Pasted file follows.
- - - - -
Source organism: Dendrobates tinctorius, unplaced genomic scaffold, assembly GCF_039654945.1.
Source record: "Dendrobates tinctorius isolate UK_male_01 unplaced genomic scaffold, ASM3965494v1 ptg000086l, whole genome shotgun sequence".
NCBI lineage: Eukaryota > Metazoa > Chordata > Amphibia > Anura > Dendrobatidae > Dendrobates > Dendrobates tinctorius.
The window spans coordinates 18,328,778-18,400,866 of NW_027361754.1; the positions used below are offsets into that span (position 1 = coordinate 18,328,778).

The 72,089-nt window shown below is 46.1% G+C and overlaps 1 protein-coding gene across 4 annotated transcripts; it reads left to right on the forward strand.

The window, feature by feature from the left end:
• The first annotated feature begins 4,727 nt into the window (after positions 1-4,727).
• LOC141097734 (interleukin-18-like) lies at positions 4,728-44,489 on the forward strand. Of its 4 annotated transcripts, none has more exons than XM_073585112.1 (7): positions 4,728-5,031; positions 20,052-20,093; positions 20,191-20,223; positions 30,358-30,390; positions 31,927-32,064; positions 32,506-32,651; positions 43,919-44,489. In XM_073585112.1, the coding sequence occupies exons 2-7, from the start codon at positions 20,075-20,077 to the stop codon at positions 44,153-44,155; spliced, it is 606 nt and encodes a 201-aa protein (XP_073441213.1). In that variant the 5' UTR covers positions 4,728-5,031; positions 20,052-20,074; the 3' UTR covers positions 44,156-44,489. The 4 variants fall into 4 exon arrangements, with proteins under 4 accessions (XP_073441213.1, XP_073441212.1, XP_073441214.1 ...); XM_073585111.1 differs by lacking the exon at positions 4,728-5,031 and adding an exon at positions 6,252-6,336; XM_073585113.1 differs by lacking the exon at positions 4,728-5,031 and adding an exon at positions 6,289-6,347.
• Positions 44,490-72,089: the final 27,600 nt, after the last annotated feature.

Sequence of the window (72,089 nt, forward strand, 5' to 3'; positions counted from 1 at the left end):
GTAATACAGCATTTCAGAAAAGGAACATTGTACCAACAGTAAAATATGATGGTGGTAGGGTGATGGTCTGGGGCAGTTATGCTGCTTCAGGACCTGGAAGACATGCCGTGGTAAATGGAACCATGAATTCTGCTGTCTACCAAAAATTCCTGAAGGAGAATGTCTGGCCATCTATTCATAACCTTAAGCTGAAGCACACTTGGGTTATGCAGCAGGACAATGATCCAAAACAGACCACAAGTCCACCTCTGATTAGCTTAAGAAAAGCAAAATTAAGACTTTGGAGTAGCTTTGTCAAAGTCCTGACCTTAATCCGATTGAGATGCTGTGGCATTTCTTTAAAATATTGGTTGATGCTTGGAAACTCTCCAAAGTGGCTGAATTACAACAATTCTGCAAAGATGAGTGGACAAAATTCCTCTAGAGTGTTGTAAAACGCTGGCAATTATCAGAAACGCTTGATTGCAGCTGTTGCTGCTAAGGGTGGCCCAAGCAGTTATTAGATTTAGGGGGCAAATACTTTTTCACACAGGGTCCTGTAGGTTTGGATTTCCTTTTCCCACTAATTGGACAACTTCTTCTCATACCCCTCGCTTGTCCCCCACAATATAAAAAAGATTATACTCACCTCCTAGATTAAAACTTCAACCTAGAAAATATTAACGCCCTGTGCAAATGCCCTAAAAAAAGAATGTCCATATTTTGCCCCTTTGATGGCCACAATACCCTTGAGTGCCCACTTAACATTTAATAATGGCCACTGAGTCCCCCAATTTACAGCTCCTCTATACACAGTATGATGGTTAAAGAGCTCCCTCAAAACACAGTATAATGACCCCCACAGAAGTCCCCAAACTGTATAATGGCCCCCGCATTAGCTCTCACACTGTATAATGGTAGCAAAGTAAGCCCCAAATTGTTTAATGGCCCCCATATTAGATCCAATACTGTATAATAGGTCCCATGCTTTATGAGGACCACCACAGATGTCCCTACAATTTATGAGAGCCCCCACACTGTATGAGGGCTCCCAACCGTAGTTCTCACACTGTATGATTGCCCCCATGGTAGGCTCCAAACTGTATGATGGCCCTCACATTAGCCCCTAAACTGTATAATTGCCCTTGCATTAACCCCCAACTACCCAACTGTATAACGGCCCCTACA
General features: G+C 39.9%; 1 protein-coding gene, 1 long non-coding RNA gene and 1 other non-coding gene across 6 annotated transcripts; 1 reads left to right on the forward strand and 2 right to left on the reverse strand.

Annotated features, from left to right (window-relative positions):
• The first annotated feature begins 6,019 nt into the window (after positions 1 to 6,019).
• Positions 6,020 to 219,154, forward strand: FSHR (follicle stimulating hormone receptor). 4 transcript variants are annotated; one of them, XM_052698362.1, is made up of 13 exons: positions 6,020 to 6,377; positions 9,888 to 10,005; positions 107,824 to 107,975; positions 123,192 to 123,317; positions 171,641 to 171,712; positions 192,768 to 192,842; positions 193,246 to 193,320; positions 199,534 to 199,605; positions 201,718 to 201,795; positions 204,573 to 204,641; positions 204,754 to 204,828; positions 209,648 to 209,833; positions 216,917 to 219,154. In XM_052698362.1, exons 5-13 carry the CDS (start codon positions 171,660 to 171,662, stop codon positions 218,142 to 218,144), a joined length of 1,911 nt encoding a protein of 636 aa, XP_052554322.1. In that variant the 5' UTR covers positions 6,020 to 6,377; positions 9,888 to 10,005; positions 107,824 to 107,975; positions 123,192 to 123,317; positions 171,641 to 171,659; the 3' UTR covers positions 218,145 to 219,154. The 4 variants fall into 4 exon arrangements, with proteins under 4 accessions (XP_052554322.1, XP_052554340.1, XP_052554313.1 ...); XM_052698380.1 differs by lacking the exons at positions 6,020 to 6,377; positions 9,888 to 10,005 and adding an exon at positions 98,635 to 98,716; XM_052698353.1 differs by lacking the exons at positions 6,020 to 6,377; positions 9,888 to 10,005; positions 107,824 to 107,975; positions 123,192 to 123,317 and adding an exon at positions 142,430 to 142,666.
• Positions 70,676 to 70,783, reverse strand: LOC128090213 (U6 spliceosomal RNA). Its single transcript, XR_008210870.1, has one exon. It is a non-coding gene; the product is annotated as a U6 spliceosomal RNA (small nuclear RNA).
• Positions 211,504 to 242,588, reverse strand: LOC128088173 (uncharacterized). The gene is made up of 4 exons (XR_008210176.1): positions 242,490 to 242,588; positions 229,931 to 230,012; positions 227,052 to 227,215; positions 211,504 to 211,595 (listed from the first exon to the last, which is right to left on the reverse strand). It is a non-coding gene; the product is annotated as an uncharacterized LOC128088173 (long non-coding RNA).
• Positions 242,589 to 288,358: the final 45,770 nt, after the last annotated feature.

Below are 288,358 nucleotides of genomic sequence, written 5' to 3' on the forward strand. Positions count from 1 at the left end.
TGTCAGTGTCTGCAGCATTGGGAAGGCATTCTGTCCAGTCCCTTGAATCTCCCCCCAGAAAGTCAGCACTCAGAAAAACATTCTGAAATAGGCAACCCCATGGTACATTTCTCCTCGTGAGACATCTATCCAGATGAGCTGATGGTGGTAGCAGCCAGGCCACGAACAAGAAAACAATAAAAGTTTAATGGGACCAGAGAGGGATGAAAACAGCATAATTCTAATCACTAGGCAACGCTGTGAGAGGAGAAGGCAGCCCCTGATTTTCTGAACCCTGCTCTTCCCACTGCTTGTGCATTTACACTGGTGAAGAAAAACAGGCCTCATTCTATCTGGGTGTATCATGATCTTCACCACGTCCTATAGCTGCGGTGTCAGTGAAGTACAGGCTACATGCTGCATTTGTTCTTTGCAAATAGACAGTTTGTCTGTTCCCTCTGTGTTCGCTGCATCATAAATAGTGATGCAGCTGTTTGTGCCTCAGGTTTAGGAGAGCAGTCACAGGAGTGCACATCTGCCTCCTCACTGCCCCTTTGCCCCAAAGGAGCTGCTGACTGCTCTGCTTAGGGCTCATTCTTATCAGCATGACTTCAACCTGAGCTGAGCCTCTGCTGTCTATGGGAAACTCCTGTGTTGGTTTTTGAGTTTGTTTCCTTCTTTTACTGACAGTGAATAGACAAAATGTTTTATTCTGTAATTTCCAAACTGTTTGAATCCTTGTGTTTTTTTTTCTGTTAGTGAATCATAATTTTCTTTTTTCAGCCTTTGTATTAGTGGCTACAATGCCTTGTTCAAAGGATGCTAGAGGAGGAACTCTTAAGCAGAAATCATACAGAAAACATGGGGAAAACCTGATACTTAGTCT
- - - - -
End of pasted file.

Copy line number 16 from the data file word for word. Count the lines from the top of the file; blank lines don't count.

• Positions 70,676 to 70,783, reverse strand: LOC128090213 (U6 spliceosomal RNA). Its single transcript, XR_008210870.1, has one exon. It is a non-coding gene; the product is annotated as a U6 spliceosomal RNA (small nuclear RNA).